The mammalian HSF4 gene generates both an activator and a repressor of heat shock genes by alternative splicing.
The expression of heat shock genes is controlled at the level of transcription by members of the heat shock transcription factor family in vertebrates. HSF4 is a mammalian factor characterized by its lack of a suppression domain that modulates formation of DNA-binding homotrimer. Here, we have determined the exon structure of the human HSF4 gene and identified a major new isoform, HSF4b, derived by alternative RNA splicing events, in addition to a previously reported HSF4a isoform. In mouse tissues HSF4b mRNA was more abundant than HSF4a as examined by reverse transcription-polymerase chain reaction, and its protein was detected in the brain and lung. Although both mouse HSF4a and HSF4b form trimers in the absence of stress, these two isoforms exhibit different transcriptional activity; HSF4a acts as an inhibitor of the constitutive expression of heat shock genes, and hHSF4b acts as a transcriptional activator. Furthermore HSF4b but not HSF4a complements the viability defect of yeast cells lacking HSF. Moreover, heat shock and other stresses stimulate transcription of target genes by HSF4b in both yeast and mammalian cells. These results suggest that differential splicing of HSF4 mRNA gives rise to both an inhibitor and activator of tissue-specific heat shock gene expression.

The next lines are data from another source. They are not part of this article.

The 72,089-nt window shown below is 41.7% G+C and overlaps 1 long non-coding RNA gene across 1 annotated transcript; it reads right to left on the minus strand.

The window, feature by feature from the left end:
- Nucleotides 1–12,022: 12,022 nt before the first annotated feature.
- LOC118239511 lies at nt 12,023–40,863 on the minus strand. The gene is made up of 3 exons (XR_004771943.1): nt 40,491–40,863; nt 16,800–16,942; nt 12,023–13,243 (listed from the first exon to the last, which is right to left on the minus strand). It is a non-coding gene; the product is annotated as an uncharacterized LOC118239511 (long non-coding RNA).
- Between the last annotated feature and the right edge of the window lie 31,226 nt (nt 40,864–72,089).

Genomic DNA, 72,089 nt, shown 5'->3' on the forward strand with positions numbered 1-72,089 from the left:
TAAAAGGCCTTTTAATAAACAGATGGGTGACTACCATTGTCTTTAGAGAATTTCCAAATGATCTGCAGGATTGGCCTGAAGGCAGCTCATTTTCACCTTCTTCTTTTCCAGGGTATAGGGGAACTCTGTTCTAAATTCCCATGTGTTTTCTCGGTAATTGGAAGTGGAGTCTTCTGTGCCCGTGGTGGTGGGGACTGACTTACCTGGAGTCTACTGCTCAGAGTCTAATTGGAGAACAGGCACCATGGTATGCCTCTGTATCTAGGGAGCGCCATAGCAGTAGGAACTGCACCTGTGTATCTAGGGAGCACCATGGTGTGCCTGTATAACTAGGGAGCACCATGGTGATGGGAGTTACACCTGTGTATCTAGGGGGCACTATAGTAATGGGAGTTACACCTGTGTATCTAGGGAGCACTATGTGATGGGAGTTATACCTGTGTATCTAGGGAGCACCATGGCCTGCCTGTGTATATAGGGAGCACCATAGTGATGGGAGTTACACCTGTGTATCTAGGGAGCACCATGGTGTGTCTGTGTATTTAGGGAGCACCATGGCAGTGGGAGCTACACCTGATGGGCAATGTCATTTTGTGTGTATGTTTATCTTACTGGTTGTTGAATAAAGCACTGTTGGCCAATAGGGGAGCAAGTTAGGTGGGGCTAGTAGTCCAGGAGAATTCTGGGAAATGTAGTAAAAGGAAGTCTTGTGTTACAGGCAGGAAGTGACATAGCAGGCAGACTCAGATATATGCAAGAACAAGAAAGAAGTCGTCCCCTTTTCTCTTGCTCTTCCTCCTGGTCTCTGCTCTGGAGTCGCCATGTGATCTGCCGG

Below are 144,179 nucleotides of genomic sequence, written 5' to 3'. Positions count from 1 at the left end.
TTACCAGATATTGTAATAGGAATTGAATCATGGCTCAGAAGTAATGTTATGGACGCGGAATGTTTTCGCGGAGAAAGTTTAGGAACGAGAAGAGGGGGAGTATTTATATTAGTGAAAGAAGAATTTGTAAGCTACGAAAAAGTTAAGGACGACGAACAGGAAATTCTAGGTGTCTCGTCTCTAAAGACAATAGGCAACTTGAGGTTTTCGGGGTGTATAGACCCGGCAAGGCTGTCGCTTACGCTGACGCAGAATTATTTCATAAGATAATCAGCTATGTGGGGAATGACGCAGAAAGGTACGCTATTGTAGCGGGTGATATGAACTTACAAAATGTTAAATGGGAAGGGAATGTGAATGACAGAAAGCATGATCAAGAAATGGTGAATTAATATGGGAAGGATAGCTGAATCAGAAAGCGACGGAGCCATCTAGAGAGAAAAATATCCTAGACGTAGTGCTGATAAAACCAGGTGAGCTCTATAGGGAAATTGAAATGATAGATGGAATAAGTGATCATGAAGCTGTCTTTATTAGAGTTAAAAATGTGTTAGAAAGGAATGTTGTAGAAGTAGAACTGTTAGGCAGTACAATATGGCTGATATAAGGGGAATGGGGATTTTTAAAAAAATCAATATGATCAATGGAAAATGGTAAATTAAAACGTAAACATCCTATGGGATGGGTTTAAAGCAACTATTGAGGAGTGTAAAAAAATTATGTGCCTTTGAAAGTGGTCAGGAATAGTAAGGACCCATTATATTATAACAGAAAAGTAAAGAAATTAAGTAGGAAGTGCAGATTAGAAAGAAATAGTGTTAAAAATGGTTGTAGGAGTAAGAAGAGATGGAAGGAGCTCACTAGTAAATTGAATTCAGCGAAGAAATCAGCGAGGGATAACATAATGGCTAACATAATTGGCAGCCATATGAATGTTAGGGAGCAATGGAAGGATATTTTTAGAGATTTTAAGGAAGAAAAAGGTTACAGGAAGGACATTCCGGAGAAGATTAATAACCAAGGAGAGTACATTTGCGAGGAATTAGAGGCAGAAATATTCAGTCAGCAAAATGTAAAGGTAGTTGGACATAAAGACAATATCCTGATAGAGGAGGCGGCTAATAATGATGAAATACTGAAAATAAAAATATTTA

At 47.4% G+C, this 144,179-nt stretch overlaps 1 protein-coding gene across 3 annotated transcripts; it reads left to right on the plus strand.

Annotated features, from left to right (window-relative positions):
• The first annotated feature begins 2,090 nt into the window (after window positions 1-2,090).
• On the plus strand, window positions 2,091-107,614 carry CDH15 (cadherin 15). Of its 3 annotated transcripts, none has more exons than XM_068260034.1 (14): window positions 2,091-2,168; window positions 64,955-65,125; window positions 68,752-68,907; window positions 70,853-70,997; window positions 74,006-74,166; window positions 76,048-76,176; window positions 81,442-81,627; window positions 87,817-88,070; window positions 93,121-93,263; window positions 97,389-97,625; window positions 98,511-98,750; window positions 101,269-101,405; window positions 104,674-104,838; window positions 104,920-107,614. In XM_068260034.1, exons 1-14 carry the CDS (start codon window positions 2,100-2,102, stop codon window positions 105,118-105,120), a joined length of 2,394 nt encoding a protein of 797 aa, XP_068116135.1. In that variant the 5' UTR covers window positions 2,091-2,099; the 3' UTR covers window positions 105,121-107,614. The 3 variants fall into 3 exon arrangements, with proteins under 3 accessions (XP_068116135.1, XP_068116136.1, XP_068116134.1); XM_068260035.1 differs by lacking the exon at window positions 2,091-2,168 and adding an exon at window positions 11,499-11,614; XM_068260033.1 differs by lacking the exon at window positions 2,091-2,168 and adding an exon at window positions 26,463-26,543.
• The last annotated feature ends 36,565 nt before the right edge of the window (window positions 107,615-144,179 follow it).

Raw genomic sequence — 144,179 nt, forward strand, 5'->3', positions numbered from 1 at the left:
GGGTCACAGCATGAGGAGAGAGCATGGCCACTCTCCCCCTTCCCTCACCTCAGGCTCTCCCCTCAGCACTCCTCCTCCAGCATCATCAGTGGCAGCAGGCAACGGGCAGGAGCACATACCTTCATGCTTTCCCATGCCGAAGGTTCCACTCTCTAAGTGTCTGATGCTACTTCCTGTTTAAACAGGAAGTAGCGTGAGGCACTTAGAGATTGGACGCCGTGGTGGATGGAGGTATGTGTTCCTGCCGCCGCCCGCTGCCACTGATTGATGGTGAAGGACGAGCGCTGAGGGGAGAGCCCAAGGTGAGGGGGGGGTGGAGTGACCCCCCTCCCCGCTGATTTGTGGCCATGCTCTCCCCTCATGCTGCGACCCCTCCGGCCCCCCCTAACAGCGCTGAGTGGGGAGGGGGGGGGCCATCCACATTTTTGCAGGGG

Tanabe, M; Sasai, N; Nagata, K; Liu, XD; Liu, PC; Thiele, DJ; Nakai, A
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